Two non-resident workers, a 33-year-old female staff of a hotel clubhouse and a 44-year-old male casino worker, have been diagnosed with the novel coronavirus in the neighbouring city of Zhuhai, the Macau government’s Novel Coronavirus Response and Coordination Centre revealed during its daily press conference about the virus threat on Saturday.
According to the press conference, which was attended by senior officials from a wide range of government entities, the woman came down with the highly infectious disease after visiting Hubei province last month. The woman initially sought medical treatment in Macau but was only diagnosed with the disease in Zhuhai where she came down with a fever later. The man came down with the disease in Zhuhai after visiting Wuhan, the officials said, Both have been hospitalised in Zhuhai.
Meanwhile, according to official information received by The Macau Post Daily from Zhuhai the number of confirmed cases in Zhuhai rose by four to 38 on Saturday.
Hubei has reported the highest number of novel coronavirus cases of any province and autonomous region in mainland China. Wuhan, its capital, is the epicentre of the outbreak.
Macau has confirmed seven cases, all of them tourists from Wuhan. The local Health Bureau (SSM) hasn’t confirmed a new case since Tuesday. According to Saturday’s press conference, they are in stable condition at the isolation ward of the public Conde de S. Januario Hospital Centre.
The officials acknowledged that there was a “high risk” for a community outbreak of the disease in Macau. They also urged all Macau residents who visited Hubei after January 17 to contact the Macau Health Bureau (SSM) for follow-up action. The officials also admitted that casinos potentially posed a novel coronavirus infection risk, a risk that they were reassessing on a daily basis.
Macau’s over three dozen casinos have stayed open 24/7 despite the deterioration of the virus situation on the Chinese mainland. The government has said it would not rule out to close the city’s casino if the situation warrants it. Macau’s cinemas and concert halls closed last month.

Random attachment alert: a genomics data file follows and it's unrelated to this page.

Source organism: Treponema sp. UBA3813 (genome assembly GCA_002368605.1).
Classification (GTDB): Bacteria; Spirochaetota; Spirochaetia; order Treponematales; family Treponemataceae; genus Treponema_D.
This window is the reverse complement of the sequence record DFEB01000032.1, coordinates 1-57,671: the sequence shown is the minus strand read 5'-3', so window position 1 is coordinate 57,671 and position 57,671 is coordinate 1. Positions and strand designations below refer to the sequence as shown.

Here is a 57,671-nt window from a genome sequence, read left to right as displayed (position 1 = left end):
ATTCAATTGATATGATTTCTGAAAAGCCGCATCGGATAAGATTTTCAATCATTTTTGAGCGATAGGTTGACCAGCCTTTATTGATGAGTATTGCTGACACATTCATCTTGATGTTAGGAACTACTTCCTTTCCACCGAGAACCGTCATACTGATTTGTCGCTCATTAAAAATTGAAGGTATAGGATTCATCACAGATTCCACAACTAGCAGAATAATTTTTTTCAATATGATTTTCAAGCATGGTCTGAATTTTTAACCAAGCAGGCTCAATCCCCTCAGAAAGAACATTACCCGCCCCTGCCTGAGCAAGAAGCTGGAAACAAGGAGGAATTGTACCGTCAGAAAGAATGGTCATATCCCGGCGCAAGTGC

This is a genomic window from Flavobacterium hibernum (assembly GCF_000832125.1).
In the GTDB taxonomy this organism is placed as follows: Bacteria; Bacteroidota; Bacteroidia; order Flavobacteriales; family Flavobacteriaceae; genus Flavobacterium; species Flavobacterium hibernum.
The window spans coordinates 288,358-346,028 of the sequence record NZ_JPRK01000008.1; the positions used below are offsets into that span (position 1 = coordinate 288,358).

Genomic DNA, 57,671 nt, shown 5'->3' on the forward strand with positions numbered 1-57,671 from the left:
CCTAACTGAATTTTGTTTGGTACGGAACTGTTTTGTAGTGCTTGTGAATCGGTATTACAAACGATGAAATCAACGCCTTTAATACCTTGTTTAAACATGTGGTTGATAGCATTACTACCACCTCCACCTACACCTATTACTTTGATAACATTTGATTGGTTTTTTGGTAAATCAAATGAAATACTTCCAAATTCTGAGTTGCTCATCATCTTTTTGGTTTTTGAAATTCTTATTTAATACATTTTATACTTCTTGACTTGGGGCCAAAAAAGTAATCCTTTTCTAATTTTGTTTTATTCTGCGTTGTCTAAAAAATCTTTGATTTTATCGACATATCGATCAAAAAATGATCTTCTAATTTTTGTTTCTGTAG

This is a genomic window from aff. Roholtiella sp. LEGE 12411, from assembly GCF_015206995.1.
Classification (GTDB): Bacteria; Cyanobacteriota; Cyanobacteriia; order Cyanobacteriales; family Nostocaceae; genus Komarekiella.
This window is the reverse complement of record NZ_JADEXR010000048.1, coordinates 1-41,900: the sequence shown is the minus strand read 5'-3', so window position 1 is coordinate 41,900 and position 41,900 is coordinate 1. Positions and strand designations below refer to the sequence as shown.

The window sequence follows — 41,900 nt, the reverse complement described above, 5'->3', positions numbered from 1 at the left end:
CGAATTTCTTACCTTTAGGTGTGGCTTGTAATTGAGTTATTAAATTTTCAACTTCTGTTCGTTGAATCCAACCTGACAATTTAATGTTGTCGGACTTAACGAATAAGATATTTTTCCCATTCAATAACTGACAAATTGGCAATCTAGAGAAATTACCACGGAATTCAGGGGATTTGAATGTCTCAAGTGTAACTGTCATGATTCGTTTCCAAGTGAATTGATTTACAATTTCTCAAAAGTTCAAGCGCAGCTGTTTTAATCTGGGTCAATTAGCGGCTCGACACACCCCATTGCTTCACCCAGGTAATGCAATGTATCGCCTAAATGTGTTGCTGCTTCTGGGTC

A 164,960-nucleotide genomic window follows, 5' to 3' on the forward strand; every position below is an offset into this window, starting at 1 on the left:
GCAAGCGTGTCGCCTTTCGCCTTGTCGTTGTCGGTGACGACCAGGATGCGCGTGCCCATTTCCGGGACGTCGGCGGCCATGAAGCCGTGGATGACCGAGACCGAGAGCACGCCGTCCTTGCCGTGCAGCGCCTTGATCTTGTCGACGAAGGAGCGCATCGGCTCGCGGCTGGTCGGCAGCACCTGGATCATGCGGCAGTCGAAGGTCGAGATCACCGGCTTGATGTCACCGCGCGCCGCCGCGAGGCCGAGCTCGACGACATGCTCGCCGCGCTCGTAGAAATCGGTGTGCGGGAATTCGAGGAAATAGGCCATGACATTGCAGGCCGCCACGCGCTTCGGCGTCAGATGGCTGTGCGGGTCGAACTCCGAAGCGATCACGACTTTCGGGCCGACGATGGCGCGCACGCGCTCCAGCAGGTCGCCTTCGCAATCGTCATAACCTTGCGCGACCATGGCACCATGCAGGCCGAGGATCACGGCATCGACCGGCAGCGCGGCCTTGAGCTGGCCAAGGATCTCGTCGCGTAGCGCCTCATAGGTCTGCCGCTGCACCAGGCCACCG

This afternoon’s press conference also revealed that 19 persons who had been in close contact with locally confirmed cases are still being held at a quarantine facility in Coloane.
According to the Macau Post Daily, the officials also announced that residents and non-resident workers will from now on have to show their original ID cards or work permits (“blue cards”) when buying facemasks at fixed prices from designated pharmacies and other outlets such as public health centres, 90 in total, from tomorrow. The restriction was imposed by the government after the authorities discovered that some people bought facemasks by presenting furtively arranged copies of other people’s ID documents. Previously, copies of the documents sufficed to buy 10 facemask for 8 patacas every 10 days. The second round of the sales of the facemasks at fixed prices starts tomorrow.
However, residents and tourists also can buy facemasks from non-designated pharmacies (i.e. those that do not sell prescription drugs on behalf of the Health Bureau) and other shops at market prices. Unlike in Hong Kong, there has been no chaos outside pharmacies in Macau, aside from occasional queues of several dozen buyers.
According to the press conference, the Health Bureau earlier on Saturday held a working meeting with representatives of the city’s public and private hospitals to reinforce cooperation in the fight against the Wuhan virus menace.